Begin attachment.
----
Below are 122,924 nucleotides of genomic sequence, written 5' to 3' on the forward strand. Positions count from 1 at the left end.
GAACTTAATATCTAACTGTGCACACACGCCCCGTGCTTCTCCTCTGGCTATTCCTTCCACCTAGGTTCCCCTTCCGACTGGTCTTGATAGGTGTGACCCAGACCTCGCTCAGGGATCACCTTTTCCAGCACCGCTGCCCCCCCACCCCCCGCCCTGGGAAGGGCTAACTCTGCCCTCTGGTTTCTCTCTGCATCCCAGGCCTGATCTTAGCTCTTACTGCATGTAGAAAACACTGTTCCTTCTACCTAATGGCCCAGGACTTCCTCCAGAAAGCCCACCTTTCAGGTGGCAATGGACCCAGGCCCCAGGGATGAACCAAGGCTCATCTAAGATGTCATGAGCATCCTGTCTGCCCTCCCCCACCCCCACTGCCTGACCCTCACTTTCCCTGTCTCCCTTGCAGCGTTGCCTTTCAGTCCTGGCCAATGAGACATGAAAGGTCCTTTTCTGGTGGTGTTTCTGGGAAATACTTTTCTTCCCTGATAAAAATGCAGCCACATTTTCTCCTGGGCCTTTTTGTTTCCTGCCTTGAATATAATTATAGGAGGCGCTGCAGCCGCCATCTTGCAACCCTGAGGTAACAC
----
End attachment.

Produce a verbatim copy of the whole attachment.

Below are 122,924 nucleotides of genomic sequence, written 5' to 3' on the forward strand. Positions count from 1 at the left end.
GAACTTAATATCTAACTGTGCACACACGCCCCGTGCTTCTCCTCTGGCTATTCCTTCCACCTAGGTTCCCCTTCCGACTGGTCTTGATAGGTGTGACCCAGACCTCGCTCAGGGATCACCTTTTCCAGCACCGCTGCCCCCCCACCCCCCGCCCTGGGAAGGGCTAACTCTGCCCTCTGGTTTCTCTCTGCATCCCAGGCCTGATCTTAGCTCTTACTGCATGTAGAAAACACTGTTCCTTCTACCTAATGGCCCAGGACTTCCTCCAGAAAGCCCACCTTTCAGGTGGCAATGGACCCAGGCCCCAGGGATGAACCAAGGCTCATCTAAGATGTCATGAGCATCCTGTCTGCCCTCCCCCACCCCCACTGCCTGACCCTCACTTTCCCTGTCTCCCTTGCAGCGTTGCCTTTCAGTCCTGGCCAATGAGACATGAAAGGTCCTTTTCTGGTGGTGTTTCTGGGAAATACTTTTCTTCCCTGATAAAAATGCAGCCACATTTTCTCCTGGGCCTTTTTGTTTCCTGCCTTGAATATAATTATAGGAGGCGCTGCAGCCGCCATCTTGCAACCCTGAGGTAACAC